Monday, December 17, 2007

Adweek looks at "smart" shopping carts

Regular readers of this blog know that I'm no fan of the so-called smart cart. The idea of taking a touch screen computer, slapping it onto a cart, and offering features that vary from passive advertising to loyalty to self price-check just doesn't seem to fit with how today's shopper thinks and acts inside the store. Further, the carts have been prone to a huge number of technical and logistical issues stemming from the fact that shopping carts are some of the most heavily-abused equipment you're likely to encounter. According to an article in this week's Adweek, it looks like I'm not alone in my thinking:
While the use of such database technology inevitably brings up privacy concerns, it also has the potential to be annoying. Moreover, it's expensive. The average, analog shopping cart costs somewhere between $150 and $200, but a smart cart can be upwards of $2,000. Since it's unlikely that spending 10 times more will lead to 10 times the benefit, smart shopping carts are a hard line item to defend, particularly for supermarkets, where razor-thin margins that average 1% scarcely make room for investments in lavish techno-perks.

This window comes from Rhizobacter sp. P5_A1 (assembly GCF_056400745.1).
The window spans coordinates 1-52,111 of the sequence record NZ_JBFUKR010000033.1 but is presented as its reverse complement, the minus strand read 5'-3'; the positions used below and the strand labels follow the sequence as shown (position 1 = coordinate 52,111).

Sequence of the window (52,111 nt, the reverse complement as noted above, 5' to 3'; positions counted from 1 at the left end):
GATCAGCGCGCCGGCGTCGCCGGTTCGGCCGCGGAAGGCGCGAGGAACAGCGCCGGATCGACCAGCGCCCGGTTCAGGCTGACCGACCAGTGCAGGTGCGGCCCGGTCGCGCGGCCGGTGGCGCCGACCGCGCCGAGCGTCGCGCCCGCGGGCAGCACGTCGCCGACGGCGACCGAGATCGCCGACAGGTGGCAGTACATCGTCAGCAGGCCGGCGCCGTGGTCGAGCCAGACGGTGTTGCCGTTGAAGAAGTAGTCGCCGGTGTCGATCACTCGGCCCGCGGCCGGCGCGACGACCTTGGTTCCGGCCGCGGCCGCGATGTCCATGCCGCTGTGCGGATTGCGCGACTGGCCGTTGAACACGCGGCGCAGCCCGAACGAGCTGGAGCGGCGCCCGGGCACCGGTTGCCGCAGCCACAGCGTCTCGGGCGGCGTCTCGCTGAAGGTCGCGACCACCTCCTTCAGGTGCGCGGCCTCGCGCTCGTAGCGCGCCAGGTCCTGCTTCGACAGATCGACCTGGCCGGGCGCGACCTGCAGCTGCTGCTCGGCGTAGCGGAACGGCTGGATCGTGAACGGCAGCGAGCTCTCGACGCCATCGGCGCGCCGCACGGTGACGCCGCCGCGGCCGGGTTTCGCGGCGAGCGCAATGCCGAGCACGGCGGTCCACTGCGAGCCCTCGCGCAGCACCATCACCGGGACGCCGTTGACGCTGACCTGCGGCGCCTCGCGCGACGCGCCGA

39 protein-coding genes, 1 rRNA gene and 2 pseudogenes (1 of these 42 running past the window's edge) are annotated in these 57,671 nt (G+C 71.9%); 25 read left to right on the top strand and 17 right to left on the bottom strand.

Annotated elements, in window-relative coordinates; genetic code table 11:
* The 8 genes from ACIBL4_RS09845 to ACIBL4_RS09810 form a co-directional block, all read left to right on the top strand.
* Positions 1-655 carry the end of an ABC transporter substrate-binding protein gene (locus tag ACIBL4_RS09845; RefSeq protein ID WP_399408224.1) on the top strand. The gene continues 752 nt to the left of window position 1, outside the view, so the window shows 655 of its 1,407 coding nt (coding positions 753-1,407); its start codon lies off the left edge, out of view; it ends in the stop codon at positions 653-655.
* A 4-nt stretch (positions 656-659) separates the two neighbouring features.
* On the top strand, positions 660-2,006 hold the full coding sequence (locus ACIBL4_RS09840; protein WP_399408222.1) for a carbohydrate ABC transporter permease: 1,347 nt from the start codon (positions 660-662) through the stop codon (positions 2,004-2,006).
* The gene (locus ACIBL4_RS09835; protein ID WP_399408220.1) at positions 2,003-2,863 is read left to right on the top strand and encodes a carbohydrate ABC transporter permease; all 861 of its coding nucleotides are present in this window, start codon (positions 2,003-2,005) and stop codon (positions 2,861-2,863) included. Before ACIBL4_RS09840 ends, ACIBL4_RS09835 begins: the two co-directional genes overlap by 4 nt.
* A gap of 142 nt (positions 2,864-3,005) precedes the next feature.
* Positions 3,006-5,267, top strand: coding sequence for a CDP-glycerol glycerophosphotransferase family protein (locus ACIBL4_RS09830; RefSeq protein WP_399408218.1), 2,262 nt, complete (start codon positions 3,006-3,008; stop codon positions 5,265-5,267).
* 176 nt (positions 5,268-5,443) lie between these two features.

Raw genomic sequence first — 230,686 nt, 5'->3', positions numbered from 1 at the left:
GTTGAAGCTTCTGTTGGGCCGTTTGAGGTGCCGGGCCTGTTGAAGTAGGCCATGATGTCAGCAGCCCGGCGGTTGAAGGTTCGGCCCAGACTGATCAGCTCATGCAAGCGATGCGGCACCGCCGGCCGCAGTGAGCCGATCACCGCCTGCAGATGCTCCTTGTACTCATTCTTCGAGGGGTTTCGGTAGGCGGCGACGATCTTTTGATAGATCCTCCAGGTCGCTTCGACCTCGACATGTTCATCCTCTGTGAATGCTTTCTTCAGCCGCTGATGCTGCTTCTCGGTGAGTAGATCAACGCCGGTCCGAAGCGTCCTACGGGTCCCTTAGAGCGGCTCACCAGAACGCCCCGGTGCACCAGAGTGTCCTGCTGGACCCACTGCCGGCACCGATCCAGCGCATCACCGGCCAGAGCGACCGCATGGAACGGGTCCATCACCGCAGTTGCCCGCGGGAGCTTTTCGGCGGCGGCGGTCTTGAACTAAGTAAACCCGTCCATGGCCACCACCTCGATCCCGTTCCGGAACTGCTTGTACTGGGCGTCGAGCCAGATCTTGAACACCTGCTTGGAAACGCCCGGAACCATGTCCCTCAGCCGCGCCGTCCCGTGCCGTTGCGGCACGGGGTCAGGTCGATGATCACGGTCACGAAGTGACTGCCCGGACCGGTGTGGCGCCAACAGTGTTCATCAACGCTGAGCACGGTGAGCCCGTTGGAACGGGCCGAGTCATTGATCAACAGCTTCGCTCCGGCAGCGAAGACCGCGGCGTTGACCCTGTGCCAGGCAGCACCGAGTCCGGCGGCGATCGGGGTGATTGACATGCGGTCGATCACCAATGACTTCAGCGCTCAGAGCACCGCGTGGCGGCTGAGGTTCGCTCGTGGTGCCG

"The cost is prohibitive," said StarCom's Warren. "I don't see it making it through ROI hurdles." As a result, smart shopping carts are still stuck in the pilot stage. The highest profile effort with the carts, Stop & Shop's EasyShop (formerly known as Shopping Buddy)—a small tablet that consumers activate with their Stop & Shop card—is still only available in 90 New England stores.
While the privacy and intrusiveness issues can probably be solved, that ROI one is going to be tougher. Granted, the price of technology continues to drop, and new materials and advances in battery technology will eventually solve some of the up-front and ongoing cost issues currently associated with smart cart technology. But at what point will it make sense for retailers to adopt these things en masse (provided they can be shown to provide any benefit to shoppers, of course). What's the time to a positive return on investment for a standard cart? How much "credit" will retailers be willing to extend in order to reap larger returns from the equipment in the long run? What kind of effect will the mass adoption of these things have on store traffic patterns, the store layout and the use of checkout lanes? Will there be in-house technical support available to help people whose carts crash mid-visit?

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